Flying in the face of the White House — and perhaps last November’s election results — House Republicans proposed Wednesday to recall much of President Barack Obama’s economic recovery plan and then go forward with new business tax cuts and a five-year freeze on non-defense spending.
The sweeping attack represents little political threat to the Democratic resolution expected to be approved by the full House Thursday. But as floor debate begins, the 53-page report is the most complete effort yet by the minority to map out a detailed alternative to the president’s program.
Put forward by Wisconsin Rep. Paul Ryan, the ranking Republican on the House Budget Committee, the 10-year plan seeks to trim $3.6 trillion altogether from the accumulated deficits projected for Obama’s budget by the end of the decade. But given the generous tax cuts, deficits would still be large, and debt as a percentage of the gross domestic product would grow to 62.5 percent compared to 40.8 percent in 2008.
Ryan is gambling that long-term savings from changes in Medicare and adjustments in Social Security will help to bring down that percentage over time, and he argued that his scenario will at least maintain some control over the relative debt by never going above 75 percent of GDP.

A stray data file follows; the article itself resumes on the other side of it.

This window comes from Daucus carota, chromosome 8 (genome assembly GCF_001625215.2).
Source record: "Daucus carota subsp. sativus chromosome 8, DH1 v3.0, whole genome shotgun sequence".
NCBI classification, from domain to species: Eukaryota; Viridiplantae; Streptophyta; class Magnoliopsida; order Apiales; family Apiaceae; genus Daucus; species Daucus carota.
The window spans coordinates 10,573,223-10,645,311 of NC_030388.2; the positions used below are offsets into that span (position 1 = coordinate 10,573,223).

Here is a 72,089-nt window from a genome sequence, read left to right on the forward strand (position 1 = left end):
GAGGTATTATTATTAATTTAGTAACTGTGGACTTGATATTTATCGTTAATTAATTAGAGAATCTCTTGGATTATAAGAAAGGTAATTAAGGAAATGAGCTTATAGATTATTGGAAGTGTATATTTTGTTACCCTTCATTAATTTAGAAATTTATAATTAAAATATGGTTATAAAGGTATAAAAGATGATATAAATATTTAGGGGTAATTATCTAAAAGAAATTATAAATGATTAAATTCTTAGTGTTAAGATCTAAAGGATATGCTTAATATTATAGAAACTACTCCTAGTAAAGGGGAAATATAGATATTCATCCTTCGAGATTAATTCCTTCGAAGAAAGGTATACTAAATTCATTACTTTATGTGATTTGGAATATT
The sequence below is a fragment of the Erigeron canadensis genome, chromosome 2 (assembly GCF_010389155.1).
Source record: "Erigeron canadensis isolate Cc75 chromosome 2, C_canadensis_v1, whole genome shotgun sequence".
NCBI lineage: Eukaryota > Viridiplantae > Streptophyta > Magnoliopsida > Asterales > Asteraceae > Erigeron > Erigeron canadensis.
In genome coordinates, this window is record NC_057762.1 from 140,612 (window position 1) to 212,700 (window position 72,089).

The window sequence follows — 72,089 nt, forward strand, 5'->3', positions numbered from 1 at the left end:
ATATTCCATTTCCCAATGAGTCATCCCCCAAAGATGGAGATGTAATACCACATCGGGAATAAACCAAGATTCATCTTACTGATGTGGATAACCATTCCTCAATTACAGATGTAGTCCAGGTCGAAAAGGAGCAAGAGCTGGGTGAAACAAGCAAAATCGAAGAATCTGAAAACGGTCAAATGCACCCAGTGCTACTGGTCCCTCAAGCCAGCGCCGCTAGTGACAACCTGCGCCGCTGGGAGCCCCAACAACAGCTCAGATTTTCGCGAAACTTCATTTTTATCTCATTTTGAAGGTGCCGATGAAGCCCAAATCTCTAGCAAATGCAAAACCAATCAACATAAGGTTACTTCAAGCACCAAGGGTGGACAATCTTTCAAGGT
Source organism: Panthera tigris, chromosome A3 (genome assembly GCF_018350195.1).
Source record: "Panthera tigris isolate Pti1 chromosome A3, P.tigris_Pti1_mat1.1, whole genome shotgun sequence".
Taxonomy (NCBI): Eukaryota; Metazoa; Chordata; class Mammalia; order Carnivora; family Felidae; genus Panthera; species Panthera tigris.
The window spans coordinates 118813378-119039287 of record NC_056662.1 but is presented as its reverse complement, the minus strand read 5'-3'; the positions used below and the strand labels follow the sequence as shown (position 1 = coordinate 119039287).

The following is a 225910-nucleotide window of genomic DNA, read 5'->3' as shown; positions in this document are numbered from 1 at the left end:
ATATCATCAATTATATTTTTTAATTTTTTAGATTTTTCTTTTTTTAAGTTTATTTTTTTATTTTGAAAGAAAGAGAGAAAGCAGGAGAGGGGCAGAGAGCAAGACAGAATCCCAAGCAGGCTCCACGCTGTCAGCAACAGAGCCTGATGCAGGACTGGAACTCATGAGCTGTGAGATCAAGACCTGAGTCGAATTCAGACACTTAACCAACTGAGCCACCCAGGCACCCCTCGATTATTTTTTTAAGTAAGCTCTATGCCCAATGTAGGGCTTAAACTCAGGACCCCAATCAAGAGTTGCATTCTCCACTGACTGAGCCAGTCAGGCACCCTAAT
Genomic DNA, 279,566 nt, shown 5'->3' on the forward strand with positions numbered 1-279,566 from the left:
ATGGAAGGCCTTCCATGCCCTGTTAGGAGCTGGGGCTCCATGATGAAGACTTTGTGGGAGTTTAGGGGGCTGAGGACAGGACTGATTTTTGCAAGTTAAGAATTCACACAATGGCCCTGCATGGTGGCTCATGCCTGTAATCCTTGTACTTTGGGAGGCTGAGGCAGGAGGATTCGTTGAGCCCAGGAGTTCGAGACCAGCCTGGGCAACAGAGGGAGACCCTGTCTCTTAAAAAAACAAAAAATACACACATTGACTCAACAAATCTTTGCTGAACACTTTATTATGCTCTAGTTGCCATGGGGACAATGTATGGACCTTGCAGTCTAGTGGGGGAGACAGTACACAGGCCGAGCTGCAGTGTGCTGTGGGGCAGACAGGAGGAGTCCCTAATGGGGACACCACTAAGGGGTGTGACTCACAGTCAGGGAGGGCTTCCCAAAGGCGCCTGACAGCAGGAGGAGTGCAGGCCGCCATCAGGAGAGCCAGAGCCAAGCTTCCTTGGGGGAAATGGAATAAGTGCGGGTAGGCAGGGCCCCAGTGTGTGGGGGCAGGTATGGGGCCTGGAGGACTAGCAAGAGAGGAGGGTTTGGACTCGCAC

By comparison, Obama’s budget would breach the 75 percent as early as 2015 and then move to 82 percent by 2019 according to the Congressional Budget Office.
With the Baby Boom generation moving into retirement, Ryan said any plan will see debt rise, but that under Obama’s proposal it becomes “uncontrollable.” As a veteran of past budget debates, he said he was sympathetic with the president having inherited a monumental fiscal crisis. But he said the question now should be, “Is he fixing it or making it worse?”
The White House quickly countered, arguing that Ryan’s policy proposals would only magnify the Republican mistakes of the past.
“If you expected a GOP alternative to the failed policies of the past that got our country into the worst economic crisis since the Great Depression, then I have two words for you: April Fool’s,” said Kenneth Baer, communications director for the Office of Management and Budget.
Indeed, many of the tax ideas show no effort to temper those tax breaks — under the Bush Administration—which most benefit upper income families. And Ryan would add on top of this a cut in the corporate tax rate to 25 percent from 35 percent and temporarily suspend all capital gains taxes for 2009 and 2010.
Even in the case of oil companies, he shields the industry from an estimated $31 billion to $80 billion in tax increases backed by the president and dismisses any idea of a cap-and-trade system to cope with climate change and global warming.
In the case of the massive stimulus bill approved in February, Ryan would rescind any new spending beyond the fiscal year ending Sept. 30 with the exception of unemployment assistance.